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In case this whole series seemed to you like a bit of a straw man (it did to Kate Nowak and Michael Pershan) here's the New York Times Editorial Board:

A growing number of schools are helping students embrace STEM courses by linking them to potential employers and careers, taking math and science out of textbooks and into their lives. The high school in Brooklyn known as P-Tech, which President Obama recently visited, is a collaboration of the New York City public school system and the City University of New York with IBM. It prepares students for jobs like manufacturing technician and software specialist.

[..]

Though many of these efforts remain untested, they center around a practical and achievable goal: getting students excited about science and mathematics, the first step to improving their performance and helping them discover a career.

Pick any application of math to the job world and I promise you I can come up with 50 math problems about that application that students will hate. Get a little coffee in me and I'll crank out 49 more. It's that one problem, the one out of 100 that students might enjoy, that's really tricky to create, and often times its "real world"-ness is its least important aspect.

Chris Hunter reminds me (via email) that the British Columbia Institute of Technology has made a similar bet on "real-world" math. Here's an example:

131210_1

Once again, we're asking students to substitute given information for given variables and evaluate them in a given formula. Does anyone want to make the case that our unengaged students will find the nod to structural engineering persuasive?

The "real world" isn't a guarantee of student engagement. Place your bet, instead, on cultivating a student's capacity to puzzle and unpuzzle herself. Whether she ends up a poet or a software engineer (and who knows, really) she'll be well-served by that capacity as an adult and engaged in its pursuit as a child.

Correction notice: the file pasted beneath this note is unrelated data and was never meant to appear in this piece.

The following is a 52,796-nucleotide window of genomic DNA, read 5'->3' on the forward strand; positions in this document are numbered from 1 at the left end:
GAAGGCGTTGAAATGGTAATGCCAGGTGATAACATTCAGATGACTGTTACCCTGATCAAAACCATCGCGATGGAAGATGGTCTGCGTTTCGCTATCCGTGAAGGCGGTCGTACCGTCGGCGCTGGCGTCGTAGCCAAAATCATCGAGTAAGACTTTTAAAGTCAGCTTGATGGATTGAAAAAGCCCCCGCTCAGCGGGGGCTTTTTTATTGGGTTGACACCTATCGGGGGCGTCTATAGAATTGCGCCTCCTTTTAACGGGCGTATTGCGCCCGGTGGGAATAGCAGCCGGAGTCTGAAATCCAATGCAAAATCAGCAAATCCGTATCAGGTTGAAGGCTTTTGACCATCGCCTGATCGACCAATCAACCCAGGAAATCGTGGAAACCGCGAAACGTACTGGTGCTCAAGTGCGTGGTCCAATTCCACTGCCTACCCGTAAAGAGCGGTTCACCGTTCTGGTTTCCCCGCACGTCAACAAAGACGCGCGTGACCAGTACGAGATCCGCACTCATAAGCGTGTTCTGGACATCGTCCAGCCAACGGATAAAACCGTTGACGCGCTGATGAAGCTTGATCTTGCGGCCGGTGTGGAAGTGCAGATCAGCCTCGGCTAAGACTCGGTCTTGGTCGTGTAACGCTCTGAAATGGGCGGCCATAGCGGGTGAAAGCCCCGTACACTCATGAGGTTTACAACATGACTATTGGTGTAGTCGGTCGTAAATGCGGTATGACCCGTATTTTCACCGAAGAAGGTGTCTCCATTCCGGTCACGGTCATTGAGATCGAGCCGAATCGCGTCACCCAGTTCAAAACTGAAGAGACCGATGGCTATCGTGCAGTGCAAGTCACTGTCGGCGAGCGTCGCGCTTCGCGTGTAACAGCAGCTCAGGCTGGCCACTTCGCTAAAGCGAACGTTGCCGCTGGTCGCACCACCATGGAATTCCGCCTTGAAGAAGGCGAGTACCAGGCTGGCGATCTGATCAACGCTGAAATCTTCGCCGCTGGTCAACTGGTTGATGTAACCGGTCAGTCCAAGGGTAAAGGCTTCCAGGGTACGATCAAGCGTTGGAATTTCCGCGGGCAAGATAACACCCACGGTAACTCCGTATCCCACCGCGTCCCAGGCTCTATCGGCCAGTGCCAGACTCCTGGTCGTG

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Chris Hartmann points out that these application of math to jobs often miss the math that's most relevant to those jobs:

And, in the job world a lot of the mathematics isn’t done by human minds or hands anymore, with good reason. Faster, more accurate means are available using technology. What often remains is puzzling out the results.

Mr. K:

The telling thing is that the Times’s example of a real world problem that real world people can’t solve, that of calculating the cost of a carpet for a room, is pretty much a guaranteed loser for any math class that I have ever taught at any level.

On the other hand, yesterday I had a room full of third round algebra students engrossed in building rectangles with algebra tiles. That’s about as non real world as it gets.

gasstationwithoutpumps:

The moment of inertia for rotating a I-beam about its long axis has no practical relevance in structural engineering. This is a fake-world problem, of no interest either mathematically or to engineers.

There are real-world applications for moment of inertia problems, but this is not one of them.

nerdypoo:

This seems to be a perennial favorite. In 2011 the Times asked if we needed a new way to teach math, with this quote:

“A math curriculum that focused on real-life problems would still expose students to the abstract tools of mathematics, especially the manipulation of unknown quantities. ”

I’m certain I could find an example of such an article from every few years …

20 Responses to “[Fake World] The New York Times Goes All-In On “Real World” Math”

  1. on 10 Dec 2013 at 4:59 pmChris Hartmann

    Well said, Dan! And, in the job world a lot of the mathematics isn’t done by human minds or hands anymore, with good reason. Faster, more accurate means are available using technology. What often remains is puzzling out the results. Looking for opportunities to improve performance, cut costs, attract users. Thanks.

  2. on 10 Dec 2013 at 5:18 pmMr K

    The telling thing is that the Times’s example of a real world problem that real world people can’t solve, that of calculating the cost of a carpet for a room, is pretty much a guaranteed loser for any math class that I have ever taught at any level.

    On the other hand, yesterday I had a room full of third round algebra students engrossed in building rectangles with algebra tiles. That’s about as non real world as it gets.

  3. on 10 Dec 2013 at 5:19 pmgasstationwithoutpumps

    The moment of inertia for rotating a I-beam about its long axis has no practical relevance in structural engineering. This is a fake-world problem, of no interest either mathematically or to engineers.

    There are real-world applications for moment of inertia problems, but this is not one of them.

  4. on 10 Dec 2013 at 5:42 pmHoward Phillips

    Well, it might just help if the person who set the question had actually seen an I-beam.